Fischer introduced the Ranger 94 FR in response to the high praise it received for its slightly wider sibling, the Ranger 102 FR. While these skis had some pop and performed well on-piste, the tip and tail rocker profile felt a bit excessive when not in powder and chattered when conditions were firm and fast. This ski doesn't know whether it wants to be on- or off-piste – it seems to be pulled in two different directions rather than coming together for a seamless all-mountain combination. As a result, it suffered in a few of our testing metrics. However, our testers still had plenty of fun cruising all over the mountain on these skis, just only in certain snow conditions.
Editor's Note: We updated this Fischer Ranger 94 FR review on February 23, 2022, and now includes more individualized information, like an honest take on value and thoughtful suggestions for similar products.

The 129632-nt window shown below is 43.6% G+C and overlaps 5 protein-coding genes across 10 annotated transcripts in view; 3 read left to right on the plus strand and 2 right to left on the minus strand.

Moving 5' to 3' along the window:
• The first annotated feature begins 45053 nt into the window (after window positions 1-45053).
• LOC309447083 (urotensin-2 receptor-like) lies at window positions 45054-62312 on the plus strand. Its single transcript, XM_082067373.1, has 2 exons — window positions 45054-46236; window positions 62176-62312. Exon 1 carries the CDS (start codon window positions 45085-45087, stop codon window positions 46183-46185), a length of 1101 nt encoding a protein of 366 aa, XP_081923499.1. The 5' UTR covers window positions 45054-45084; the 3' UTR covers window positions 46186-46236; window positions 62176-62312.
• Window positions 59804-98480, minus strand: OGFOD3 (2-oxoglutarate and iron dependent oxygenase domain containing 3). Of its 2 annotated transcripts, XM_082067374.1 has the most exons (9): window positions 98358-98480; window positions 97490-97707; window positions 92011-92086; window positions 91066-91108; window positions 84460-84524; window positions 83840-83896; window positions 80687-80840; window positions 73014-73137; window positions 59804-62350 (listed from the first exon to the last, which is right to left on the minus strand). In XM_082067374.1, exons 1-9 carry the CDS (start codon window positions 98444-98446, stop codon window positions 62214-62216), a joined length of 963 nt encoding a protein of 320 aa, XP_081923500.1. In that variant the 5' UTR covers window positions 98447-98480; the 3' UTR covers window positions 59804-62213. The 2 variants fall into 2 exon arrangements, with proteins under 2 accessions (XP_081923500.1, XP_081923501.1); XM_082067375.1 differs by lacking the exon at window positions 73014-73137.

In terms of construction, the Ranger 94 FR remains unchanged from previous seasons. Fischer has updated the topsheet graphics (shown in the photo above) for the 21/22 season. Updated: October 2021
Our Analysis and Test Results
Fischer is back, trying to build on the previous success of their Ranger 102 FR with the newer Fischer Ranger 94. We tested the Ranger 94 FR in a 185-centimeter length, with 127-93-118 (millimeters) dimensions at the Tip-Waist-Tail and an 18-meter turn radius. This ski comes complete with fancy design technology like the "aeroshape," a rounded top sheet used to increase torsional stability and a slim carbon nose for better maneuverability. While our testers did give some credit to these unique features, the performance scores speak for themselves – we feel this ski is confused about its purpose. The flex and twin tip rocker profile want to be in the powder and landing switch, while the 94-millimeter waist and fairly short turn radius want to be carving up the hardpack.